On April 18, Joe Wolf of Moshav Ilaniya in the lower Galilee can finally celebrate his birthday properly. At the end of a Kafkaesque bureaucratic and legal struggle, the state recently acknowledged that Wolf was born on April 18, not April 28, as his ID card says.
“It may only be a 10-day difference, but for me it’s important,” says Wolf, 87, in his home on the moshav, the first Jewish settlement in the lower Galilee. It was where the young David Ben-Gurion lived and worked.
“The clerks in the Interior Ministry called me crazy. The courthouse secretaries laughed at me. But in the end I won,” says Wolf.
In the mid-‘90s Wolf discovered he was 10 days older than he thought he was. On a trip to trace his roots in Lithuania he found his birth certificate from the town Seta. It said he was born on the 28th of Nissan, April 18, 1928.
When Wolf was 3 years old his parents moved to South Africa. His mother went to register her son in Johannesburg and, not speaking a word of English, told the translator her son had been born on the “28th of Nissan.” His birth date was registered as April 28 and the mistake was later copied by the Israeli Interior Ministry.
Wolf lived with the wrong date quite happily for most of his tumultuous life. After completing his studies he joined the Scottish Brigade in the South African army. A picture in his album shows him in an honor guard that received King George VI, who visited on April 1, 1947.
In the summer of 1948 he asked for leave in order to join another army — the Israel Defense Forces. He did this as part of the Mahal — volunteers from abroad — a group of some 4,500 Jews and non-Jews from 58 countries who came to help the IDF in the 1948 Arab-Israeli war.
Wolf spent years documenting the history of Mahal volunteers and is seen as the group’s historian. He’s known as “Good Old Joe.”
In 1948 Wolf fought in the IDF’s armored corps in the Galilee. “We were all English-speakers. Half of us had a German or Polish accent. Those were the Holocaust survivors and Kindertransport children,” he recalls.
Joe Wolf serving in the Israeli army during the county's War of Independence. Photo by Courtesy Salman
In April 1949 Wolf returned to South Africa to complete his military service. He then took a trip around the world, working as a waiter on a British ship and as a sailor on cargo ships. He traveled all over the world and had wonderful adventures, he says.
“I have no money, but I had the time of my life,” he says.
In 1969 he immigrated to Israel with his wife and three children. A fourth son was born in Israel. In 1973 they moved to Ilaniya, where he became a farmer.
“I had 60 liters of milk daily from my cows,” he says. “I was the only one from the area who entered the company Tnuva’s herd book.”
After retiring, Wolf traveled the world in search of his family roots. In London he found his and his mother’s boarding card to the ship that took them to South Africa. In Lithuania he found his parents’ marriage license and in 1996 he found his birth certificate there too.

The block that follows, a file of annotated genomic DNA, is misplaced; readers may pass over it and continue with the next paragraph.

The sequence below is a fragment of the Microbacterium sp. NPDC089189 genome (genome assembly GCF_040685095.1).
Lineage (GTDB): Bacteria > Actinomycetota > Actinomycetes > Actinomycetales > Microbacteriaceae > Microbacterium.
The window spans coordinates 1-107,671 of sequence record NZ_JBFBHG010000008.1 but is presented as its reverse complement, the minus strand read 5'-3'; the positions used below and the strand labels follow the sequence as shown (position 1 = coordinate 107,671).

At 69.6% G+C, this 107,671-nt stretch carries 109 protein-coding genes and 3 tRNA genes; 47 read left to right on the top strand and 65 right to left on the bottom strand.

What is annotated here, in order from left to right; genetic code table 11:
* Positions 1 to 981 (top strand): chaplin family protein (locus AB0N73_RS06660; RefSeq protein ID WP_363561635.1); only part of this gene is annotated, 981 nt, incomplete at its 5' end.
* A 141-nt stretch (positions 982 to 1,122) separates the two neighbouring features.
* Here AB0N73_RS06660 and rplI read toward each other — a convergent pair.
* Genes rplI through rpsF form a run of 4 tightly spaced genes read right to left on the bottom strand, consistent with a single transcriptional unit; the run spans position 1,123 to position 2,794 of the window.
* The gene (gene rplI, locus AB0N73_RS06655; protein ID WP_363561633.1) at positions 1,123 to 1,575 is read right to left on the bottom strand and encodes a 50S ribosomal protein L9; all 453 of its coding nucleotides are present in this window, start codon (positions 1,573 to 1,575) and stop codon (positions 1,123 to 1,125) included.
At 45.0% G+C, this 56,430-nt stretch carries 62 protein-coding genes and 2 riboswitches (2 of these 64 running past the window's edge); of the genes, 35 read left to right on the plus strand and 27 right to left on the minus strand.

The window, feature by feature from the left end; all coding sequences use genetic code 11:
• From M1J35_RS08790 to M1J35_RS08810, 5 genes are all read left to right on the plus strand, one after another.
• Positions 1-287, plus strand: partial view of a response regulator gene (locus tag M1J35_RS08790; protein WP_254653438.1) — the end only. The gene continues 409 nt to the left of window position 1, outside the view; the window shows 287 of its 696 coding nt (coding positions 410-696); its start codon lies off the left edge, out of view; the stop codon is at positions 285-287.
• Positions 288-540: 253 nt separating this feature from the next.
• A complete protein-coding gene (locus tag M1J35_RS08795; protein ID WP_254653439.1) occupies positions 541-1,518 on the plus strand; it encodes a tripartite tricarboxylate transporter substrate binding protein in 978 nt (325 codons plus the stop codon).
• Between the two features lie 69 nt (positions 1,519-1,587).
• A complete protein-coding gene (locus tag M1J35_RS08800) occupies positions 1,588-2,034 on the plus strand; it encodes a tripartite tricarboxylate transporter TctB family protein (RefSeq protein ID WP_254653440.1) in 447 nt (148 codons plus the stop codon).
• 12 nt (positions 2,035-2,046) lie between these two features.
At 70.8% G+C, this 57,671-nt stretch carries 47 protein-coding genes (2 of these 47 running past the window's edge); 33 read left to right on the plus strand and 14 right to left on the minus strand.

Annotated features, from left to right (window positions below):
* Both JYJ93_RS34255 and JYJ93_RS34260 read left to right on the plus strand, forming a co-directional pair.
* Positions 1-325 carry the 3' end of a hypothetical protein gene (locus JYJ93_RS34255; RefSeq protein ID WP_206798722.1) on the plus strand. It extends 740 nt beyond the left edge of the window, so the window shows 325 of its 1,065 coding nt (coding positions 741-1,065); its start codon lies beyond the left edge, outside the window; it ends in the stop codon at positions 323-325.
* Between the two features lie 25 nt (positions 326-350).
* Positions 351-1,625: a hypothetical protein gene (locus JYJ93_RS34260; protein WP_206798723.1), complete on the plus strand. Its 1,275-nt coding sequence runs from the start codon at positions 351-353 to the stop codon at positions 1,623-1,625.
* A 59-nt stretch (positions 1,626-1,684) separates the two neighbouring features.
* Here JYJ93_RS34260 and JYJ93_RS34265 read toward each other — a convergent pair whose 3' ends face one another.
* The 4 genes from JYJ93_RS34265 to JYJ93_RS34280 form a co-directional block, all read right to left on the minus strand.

“I was the first Israeli and third English-speaking person to visit the Vilna archive after the collapse of Communism,” he says.
“In those days they still had time — they gave me their full attention and helped me look for papers of my roots,” he says. On his birth certificate he found the name of the man who circumcised him and his correct birth date — April 18, 1928.
After his wife’s death in 2001, equipped with the necessary documents, Wolf reported to the Tiberias branch of the Interior Ministry and asked that his birth date be corrected.
He was required to bring the original birth certificate from the Lithuania archive. His explanations that the original document was impossible to obtain failed to impress the clerks.
Joe Wolf serving in the Israeli army during the county's War of Independence. Photo by Ofer Aderet
“Clause 19 to the registration law stipulates that any change or correction in a person’s details is done only on presentation of a public, original and authorized certificate,” said Sabine Haddad, the spokeswoman for the Population and Immigration Authority. “If such a document cannot be produced, a court ruling is required.”
The fact that Wolf came to Israel as a volunteer in the War of Independence gave him no credit points in the country he helped to establish. Nor did his age.
After visiting the clerks for several months, hoping they would tire of the crazy old man and register his correct age, Wolf went to court.
The Interior Ministry representative told the Tiberias Court for Family Affairs that perhaps Wolf wanted to change his age to qualify for benefits that Holocaust survivors are entitled to.
“They sent a lawyer from Acre to oppose my request. Who knows how much it cost them instead of simply adding 10 days to my age and finishing with it,” says Wolf.
But ultimately he won. Last summer, after declaring that his intention was no more than setting the record straight, the court granted his request. Now he is trying to persuade the authorities to add the name Cohen — which he found was part of his father’s full family name — to his identity card. “Can’t be done,” he says the clerks told him.
“Maybe before I die I can still change that,” he says. “I’m not religious, but I want them to know in the synagogue here that I had a Cohen in the family.”
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